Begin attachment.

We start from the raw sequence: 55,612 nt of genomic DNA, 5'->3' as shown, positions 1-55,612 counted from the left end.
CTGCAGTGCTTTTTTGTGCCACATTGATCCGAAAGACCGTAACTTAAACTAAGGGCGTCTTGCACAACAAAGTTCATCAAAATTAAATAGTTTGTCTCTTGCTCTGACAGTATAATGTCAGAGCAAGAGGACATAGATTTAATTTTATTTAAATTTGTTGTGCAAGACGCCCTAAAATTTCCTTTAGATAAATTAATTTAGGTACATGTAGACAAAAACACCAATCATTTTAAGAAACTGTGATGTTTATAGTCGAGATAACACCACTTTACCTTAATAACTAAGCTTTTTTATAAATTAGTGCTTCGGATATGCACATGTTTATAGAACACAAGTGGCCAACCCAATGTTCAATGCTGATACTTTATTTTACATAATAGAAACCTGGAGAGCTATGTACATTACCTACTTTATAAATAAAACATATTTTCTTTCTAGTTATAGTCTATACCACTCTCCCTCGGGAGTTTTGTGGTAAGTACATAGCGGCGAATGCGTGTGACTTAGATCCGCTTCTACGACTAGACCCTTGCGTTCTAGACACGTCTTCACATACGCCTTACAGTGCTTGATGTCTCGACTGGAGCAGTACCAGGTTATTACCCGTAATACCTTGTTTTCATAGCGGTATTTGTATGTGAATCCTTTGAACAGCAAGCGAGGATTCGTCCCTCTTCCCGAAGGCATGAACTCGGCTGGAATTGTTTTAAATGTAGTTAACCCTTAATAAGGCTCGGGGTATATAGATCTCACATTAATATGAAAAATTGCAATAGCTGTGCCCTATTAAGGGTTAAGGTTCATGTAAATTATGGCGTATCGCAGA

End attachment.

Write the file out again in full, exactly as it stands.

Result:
We start from the raw sequence: 55,612 nt of genomic DNA, 5'->3' as shown, positions 1-55,612 counted from the left end.
CTGCAGTGCTTTTTTGTGCCACATTGATCCGAAAGACCGTAACTTAAACTAAGGGCGTCTTGCACAACAAAGTTCATCAAAATTAAATAGTTTGTCTCTTGCTCTGACAGTATAATGTCAGAGCAAGAGGACATAGATTTAATTTTATTTAAATTTGTTGTGCAAGACGCCCTAAAATTTCCTTTAGATAAATTAATTTAGGTACATGTAGACAAAAACACCAATCATTTTAAGAAACTGTGATGTTTATAGTCGAGATAACACCACTTTACCTTAATAACTAAGCTTTTTTATAAATTAGTGCTTCGGATATGCACATGTTTATAGAACACAAGTGGCCAACCCAATGTTCAATGCTGATACTTTATTTTACATAATAGAAACCTGGAGAGCTATGTACATTACCTACTTTATAAATAAAACATATTTTCTTTCTAGTTATAGTCTATACCACTCTCCCTCGGGAGTTTTGTGGTAAGTACATAGCGGCGAATGCGTGTGACTTAGATCCGCTTCTACGACTAGACCCTTGCGTTCTAGACACGTCTTCACATACGCCTTACAGTGCTTGATGTCTCGACTGGAGCAGTACCAGGTTATTACCCGTAATACCTTGTTTTCATAGCGGTATTTGTATGTGAATCCTTTGAACAGCAAGCGAGGATTCGTCCCTCTTCCCGAAGGCATGAACTCGGCTGGAATTGTTTTAAATGTAGTTAACCCTTAATAAGGCTCGGGGTATATAGATCTCACATTAATATGAAAAATTGCAATAGCTGTGCCCTATTAAGGGTTAAGGTTCATGTAAATTATGGCGTATCGCAGA